Fashion and art cuddle up

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Fashion and art cuddle up


A dress made by Gary Harvey using 30 copies of the Financial Times.

The worlds of fashion and art have been getting cozy for some time now.

Collaborations between the two sides over the years have often created tangible benefits for the big names involved, providing an artistic justification for clothes, shoes and accessories while at the same time bringing art a step closer to everyday life.

Two exhibitions that illustrate this successful marriage of fashion and contemporary art recently kicked off in the outskirts of Seoul, offering up some fresh ideas for the concept.

For Seoulites, visiting the exhibit requires embarking on a short trip. But with the monsoon season winding down, perhaps a brief getaway isn’t such a bad idea. Besides, one of the exhibits is free and the other will only set you back 3,000 won ($2.43), offering an inexpensive diversion.

“Fashion Ethics: Wear Good”

The Gyeonggi Museum of Modern Art is a relative newcomer in the modern art business, as it officially opened just three years ago. But last year it spearheaded a bold, ongoing project dubbed “Cross-genre Exhibition,” which seeks to explore the relationship between art and other fields. Last year, museum officials picked architecture. This year, they chose fashion.

The specific focus this time around is on “ethical” fashion, which looks to promote environmental and social awareness in the industry through the use of eco-friendly and fair trade products.

“Ethical fashion is a relatively new concept in Korea, but it was the buzzword in the fashion world last year,” said Hwang Rok-ju, a curator at the museum.

On display are about 90 pieces from six countries. Most were created by fashion designers, though installation artists, architects and photographers made some as well.

One of the artists ? Gary Harvey, a London-based eco designer ? somehow manages to create haute couture from green materials, using recycled materials such as newspapers. Although certainly works of art, his pieces aren’t wearable.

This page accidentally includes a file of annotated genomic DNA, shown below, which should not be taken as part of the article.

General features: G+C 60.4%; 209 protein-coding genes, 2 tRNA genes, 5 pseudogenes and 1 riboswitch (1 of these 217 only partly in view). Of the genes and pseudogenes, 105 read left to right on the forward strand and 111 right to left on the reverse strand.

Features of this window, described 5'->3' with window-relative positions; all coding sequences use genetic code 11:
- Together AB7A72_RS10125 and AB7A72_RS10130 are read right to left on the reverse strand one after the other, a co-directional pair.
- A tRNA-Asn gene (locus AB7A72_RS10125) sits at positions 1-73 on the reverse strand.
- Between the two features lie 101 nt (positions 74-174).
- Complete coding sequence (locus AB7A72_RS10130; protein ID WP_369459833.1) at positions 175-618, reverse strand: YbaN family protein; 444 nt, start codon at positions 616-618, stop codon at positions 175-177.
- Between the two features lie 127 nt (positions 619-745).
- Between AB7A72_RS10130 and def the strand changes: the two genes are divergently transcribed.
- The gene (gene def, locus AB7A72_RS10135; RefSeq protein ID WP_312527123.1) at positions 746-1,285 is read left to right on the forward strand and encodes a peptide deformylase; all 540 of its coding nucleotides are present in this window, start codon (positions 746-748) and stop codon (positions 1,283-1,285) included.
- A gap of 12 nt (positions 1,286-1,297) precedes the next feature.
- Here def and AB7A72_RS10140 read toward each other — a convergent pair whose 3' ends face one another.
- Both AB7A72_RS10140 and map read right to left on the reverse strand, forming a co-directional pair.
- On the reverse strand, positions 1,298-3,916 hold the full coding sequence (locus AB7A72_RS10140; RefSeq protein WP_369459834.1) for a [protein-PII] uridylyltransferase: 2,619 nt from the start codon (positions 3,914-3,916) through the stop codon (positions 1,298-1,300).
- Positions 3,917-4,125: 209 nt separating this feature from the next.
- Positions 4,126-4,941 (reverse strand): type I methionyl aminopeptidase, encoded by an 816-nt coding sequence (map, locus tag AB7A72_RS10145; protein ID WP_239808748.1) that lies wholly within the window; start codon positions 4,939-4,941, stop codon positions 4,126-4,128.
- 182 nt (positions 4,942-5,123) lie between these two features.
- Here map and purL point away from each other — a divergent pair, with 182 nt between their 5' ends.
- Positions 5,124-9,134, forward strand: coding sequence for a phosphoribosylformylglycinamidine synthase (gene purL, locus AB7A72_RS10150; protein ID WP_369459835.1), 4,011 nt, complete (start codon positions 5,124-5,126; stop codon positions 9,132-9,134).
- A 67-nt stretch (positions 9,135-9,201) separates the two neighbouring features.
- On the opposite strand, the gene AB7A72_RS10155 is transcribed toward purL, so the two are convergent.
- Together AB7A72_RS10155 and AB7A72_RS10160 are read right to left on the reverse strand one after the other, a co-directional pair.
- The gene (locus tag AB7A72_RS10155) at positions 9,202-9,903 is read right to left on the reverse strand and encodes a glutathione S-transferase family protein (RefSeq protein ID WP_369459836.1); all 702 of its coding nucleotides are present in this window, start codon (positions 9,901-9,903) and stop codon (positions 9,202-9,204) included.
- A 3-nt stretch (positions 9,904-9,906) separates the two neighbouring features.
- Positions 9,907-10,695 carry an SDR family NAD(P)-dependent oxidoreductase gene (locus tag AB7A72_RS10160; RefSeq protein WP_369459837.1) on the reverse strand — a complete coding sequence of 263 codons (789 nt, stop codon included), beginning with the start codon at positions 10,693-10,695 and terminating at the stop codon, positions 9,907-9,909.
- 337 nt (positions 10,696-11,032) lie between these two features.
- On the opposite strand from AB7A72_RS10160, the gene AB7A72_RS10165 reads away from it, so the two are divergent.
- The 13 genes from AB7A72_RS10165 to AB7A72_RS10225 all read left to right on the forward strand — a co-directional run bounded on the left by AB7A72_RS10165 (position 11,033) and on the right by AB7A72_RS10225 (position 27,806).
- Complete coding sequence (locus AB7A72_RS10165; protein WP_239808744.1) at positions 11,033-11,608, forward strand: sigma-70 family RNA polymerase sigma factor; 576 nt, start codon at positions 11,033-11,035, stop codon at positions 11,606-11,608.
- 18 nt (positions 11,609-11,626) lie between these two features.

But the works of Orsola de Castro, a London-based designer and founder of the green label From Somewhere, are indeed suitable as clothing. Her pieces, made from leftover fabric, have even been sold in other countries. The designer is also the co-founder and curator of Estethica, the groundbreaking eco zone at London Fashion Week.


A piece by Park Seung-mo that is part of the “Fashion, Art and Ravishing Translation” exhibition, which explores the relationship between art and fashion. Provided by the organizer

Works by a group of three Korean designers ? Yun Jin-seon, Hong Seon-yeong and Chae Su-gyeong ? use clothes donated to charity. The pieces bring a second life to the old clothes by making them hip and trendy, the designers say.

Fashion Ethics: Wear Good opened last Thursday and runs until Oct. 4 at the Gyeonggi Museum of Modern Art, located in Ansan, Gyeonggi. The museum is near Suwon Railroad Station. Admission is free. For more information, call (031) 481-7032 or visit

“Fashion, Art and Ravishing Translation”

Organizers of this exhibition call it “the chat between fashion and art.”

Their goal is to delve into how fashion and art interact, affect each other and create trends. The exhibition has brought together a who’s who in the Korean fashion world, including hanbok, or traditional Korean dress, designer Lee Young Hee; Jung Kuho, the designer of Korean brand KUHO; and Lee Sang-bong, among others.

Their works are juxtaposed against some renowned Korean artists such as Jeong Myeong-jo, known for his drawings of Korean women dressed in traditional clothes; Park Seon-gi, who uses natural materials; and Son Mong-ju, an installation artist.

In Section One, dubbed “Gazing in the Same Direction,” works of art are paired up with clothes bearing similar themes. The work of designer Lee Young Hee, for example, is paired with pieces from artist Jeong Myeong-jo. The two use traditional themes.

In Section Two, called “Face to Face, Converse,” the works on display were created by artists and fashion designers together.


A scarf made by the designer Gru, left, are on display at the “Fashion Ethics: Wear Good” exhibit at the Gyeonggi Museum of Modern Art. Provided by the organizer

Drawing the most attention, organizers say, is a piece featuring Levi’s clothes designed by one of the most talked-about contemporary artists, Damien Hirst. Flown in from the Levi’s headquarters in San Francisco, the United States, it’s a rare chance to get a firsthand look at this buzz-making display.

Fashion, Art, and Ravishing Translation started on July 18 and runs until Sept. 27 at the Aram Art Gallery in the Goyang Aram Nuri Arts Center. The venue is near Jeongbalsan Station on line No. 3. Tickets are priced at 3,000 won. For details, call (031) 960-0180 or visit

By Kim Hyung-eun []
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